Today, his paintings (50 by 60 cm) cost about $50-60K. His works could be found in the National Gallery in London, in D’Orsay Museum in Paris and even in the Louvre.

Diaz had an idea of merging the landscape approach of the 18th century (big powerful trees + wide vistas +  mystery of the deep woods + cute peasants doing their cute little peasantry jobs) with the style of painting modern at his time (open-air, capturing light, especially broken light, experimenting with colour, using brushstrokes’ size and direction to show movement, etc.) Like in this picture:

Ot in this one:

And only five years after Diaz got the taste of success, when he was 70, he got a cold while visiting the grave of his son. That cold, eventually (and very soon) killed him.

PS Stand by for Millet vs.Van Gogh post. It would be interesting and fun.

Watching, not looking at

We watch films, but we look at paintings. Language itself reflects both the difference between something moving and still, and a fundamental problem with art appreciation.

Few people, having looked at a painting, are able to accurately describe what they saw in it five minutes later. What were you looking at, then?

And today, I really want you to look at this painting by Van Gogh in the way you’d watch a film. If you come to Paris, go to Musee Rodin, not only for an inspirational walk through its park , but for a few minutes in front of this “Arles view across a wheat field”.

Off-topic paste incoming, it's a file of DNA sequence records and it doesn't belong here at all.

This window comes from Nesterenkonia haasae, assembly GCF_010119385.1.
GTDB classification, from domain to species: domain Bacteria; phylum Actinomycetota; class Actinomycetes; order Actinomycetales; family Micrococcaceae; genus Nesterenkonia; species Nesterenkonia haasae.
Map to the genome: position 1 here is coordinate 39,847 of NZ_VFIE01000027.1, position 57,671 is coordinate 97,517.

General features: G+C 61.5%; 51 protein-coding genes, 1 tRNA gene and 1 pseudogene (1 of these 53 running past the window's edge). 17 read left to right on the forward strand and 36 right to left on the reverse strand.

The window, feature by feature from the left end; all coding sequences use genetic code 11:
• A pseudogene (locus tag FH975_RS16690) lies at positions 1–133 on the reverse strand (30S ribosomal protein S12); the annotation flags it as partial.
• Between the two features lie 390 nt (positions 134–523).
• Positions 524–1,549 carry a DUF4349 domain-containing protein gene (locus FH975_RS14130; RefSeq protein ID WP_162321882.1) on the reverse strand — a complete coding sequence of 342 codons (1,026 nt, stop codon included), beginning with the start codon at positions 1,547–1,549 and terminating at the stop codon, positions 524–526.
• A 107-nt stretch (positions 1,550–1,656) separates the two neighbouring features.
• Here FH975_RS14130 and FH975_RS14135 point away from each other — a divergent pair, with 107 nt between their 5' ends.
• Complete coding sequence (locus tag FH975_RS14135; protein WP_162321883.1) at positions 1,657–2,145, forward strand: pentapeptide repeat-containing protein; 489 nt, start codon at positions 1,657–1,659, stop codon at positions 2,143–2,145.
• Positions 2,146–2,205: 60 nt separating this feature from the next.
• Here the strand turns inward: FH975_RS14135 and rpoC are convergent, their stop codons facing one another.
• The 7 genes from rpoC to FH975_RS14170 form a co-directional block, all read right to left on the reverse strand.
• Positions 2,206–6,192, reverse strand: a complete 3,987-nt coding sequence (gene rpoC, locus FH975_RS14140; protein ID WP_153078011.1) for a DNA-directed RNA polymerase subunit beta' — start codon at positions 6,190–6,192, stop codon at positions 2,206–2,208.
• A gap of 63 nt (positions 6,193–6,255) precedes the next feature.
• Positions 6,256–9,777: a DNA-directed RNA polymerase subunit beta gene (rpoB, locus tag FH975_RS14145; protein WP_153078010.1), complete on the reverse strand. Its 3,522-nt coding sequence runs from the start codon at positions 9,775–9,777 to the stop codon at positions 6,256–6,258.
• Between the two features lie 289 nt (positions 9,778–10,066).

This is a low-resolution version of the painting, but you can get a hi-res version here.

When I have an unsuspecting friend with me in front of this picture, I ask him or her to study it, then turn their back on it and ask them to show on an A4 sheet of paper where exactly the steam engine was located. People (almost) never get it right, and as you read on, you’d understand why.

Why is this a great painting, and what is in there that may cause the effects I described.

First, let’s look at how the painting is “organised”.

I used two horisontal lines to separate it into “zones”. We have the foreground of an empty field, the middle ground with two harvesters (I additionally split it into the harvested strip of wheat and the harvesters themselves) and the far ground with a train and the skyline of Arles.

We don’t see much in the yellow square of the foreground. That is, at first glance.

In the mid ground we have a yellow strip. Yellow colour is the brightest and the fastest to catch the eye. Thanks to this, our eye is first drawn there, to this yellow strip. The eye almost “runs” up there through the mown field taking our body with it.

The strip is shaped as a wedge, adding further direction to the eye. It makes us feel that the harvesters are moving to the right, in the direction opposite the train.